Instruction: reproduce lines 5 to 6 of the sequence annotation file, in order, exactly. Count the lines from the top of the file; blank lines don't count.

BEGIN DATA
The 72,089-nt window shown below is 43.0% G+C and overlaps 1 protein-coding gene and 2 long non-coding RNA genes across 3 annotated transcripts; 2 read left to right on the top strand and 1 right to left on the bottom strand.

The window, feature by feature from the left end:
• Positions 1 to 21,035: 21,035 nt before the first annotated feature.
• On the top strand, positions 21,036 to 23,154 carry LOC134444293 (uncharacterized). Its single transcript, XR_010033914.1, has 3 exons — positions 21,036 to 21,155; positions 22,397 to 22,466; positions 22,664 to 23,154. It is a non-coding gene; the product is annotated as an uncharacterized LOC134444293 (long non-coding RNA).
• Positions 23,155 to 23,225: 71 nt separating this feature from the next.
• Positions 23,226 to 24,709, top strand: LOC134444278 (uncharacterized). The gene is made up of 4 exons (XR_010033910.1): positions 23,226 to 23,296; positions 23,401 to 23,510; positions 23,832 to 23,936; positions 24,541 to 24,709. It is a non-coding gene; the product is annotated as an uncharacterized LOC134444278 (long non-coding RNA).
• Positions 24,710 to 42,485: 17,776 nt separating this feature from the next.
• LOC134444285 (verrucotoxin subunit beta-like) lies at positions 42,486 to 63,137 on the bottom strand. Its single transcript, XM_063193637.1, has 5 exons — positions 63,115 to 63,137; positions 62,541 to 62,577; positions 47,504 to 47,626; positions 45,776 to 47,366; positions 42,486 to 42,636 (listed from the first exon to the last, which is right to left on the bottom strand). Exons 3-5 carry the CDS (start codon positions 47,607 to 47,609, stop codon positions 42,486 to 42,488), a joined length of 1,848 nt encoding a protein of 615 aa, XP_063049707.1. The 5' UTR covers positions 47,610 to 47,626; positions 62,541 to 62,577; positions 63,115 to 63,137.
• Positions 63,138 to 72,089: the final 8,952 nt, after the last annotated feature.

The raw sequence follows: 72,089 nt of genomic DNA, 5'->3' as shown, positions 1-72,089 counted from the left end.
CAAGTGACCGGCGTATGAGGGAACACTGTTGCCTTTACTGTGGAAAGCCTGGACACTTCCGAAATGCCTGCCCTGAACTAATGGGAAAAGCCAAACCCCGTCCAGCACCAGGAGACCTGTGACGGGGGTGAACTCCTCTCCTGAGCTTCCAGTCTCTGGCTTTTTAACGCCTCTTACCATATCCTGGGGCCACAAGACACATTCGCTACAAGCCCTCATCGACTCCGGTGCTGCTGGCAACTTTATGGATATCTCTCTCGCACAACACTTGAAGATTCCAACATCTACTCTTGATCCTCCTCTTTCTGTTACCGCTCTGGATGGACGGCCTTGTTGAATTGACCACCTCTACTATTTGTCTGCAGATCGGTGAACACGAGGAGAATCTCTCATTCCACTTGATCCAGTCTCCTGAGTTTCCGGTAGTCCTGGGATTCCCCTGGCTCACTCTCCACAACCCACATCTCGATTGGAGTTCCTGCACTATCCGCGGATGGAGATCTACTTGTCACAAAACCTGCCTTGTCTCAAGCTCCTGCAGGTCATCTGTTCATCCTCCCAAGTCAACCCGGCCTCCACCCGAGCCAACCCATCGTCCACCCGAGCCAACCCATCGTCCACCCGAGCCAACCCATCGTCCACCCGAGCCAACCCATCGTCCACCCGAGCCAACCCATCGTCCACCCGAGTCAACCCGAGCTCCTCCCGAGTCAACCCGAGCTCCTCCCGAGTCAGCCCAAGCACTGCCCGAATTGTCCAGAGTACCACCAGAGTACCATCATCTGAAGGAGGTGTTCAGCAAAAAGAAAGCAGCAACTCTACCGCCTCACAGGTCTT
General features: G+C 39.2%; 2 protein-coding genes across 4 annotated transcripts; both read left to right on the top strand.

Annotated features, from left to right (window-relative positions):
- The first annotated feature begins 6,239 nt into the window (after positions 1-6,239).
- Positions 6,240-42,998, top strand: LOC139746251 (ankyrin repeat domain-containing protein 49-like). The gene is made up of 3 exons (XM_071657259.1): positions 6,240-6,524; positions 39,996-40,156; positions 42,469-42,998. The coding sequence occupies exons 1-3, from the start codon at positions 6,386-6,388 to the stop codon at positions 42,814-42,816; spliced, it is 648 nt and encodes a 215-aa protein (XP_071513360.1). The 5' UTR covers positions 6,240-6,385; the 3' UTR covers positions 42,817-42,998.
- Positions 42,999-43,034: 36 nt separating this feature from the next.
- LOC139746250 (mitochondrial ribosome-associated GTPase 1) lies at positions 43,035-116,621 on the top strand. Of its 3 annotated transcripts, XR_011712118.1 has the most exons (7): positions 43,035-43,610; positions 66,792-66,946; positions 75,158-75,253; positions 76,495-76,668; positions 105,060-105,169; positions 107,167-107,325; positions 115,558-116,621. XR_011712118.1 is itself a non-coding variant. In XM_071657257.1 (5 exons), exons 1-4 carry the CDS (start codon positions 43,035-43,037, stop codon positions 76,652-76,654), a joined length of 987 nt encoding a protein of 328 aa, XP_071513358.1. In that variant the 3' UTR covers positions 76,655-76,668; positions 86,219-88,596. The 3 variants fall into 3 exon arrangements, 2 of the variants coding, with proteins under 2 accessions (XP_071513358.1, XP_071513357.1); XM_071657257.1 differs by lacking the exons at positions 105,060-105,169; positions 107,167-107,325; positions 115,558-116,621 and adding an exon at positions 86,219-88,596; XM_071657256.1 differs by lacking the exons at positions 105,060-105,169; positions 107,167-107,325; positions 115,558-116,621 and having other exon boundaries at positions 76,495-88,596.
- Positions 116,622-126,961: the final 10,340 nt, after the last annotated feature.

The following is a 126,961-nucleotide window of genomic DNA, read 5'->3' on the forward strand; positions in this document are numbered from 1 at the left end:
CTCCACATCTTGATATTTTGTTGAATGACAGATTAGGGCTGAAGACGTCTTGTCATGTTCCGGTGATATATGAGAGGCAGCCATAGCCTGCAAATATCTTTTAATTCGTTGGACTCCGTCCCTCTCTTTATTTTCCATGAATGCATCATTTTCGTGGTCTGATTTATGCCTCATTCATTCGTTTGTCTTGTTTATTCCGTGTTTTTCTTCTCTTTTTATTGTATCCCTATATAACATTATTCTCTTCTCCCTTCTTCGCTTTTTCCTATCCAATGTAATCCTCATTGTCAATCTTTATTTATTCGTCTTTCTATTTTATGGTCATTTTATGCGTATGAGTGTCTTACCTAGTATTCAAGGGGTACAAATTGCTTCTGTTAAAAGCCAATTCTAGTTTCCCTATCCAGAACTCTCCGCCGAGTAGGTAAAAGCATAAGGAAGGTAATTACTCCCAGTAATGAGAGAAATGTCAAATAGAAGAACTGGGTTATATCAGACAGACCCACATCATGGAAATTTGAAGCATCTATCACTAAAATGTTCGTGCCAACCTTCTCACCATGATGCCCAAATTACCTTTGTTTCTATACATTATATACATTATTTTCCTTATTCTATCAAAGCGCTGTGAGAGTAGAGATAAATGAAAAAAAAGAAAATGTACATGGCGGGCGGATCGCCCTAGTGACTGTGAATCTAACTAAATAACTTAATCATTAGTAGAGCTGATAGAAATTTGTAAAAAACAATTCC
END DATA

• Positions 23,155 to 23,225: 71 nt separating this feature from the next.
• Positions 23,226 to 24,709, top strand: LOC134444278 (uncharacterized). The gene is made up of 4 exons (XR_010033910.1): positions 23,226 to 23,296; positions 23,401 to 23,510; positions 23,832 to 23,936; positions 24,541 to 24,709. It is a non-coding gene; the product is annotated as an uncharacterized LOC134444278 (long non-coding RNA).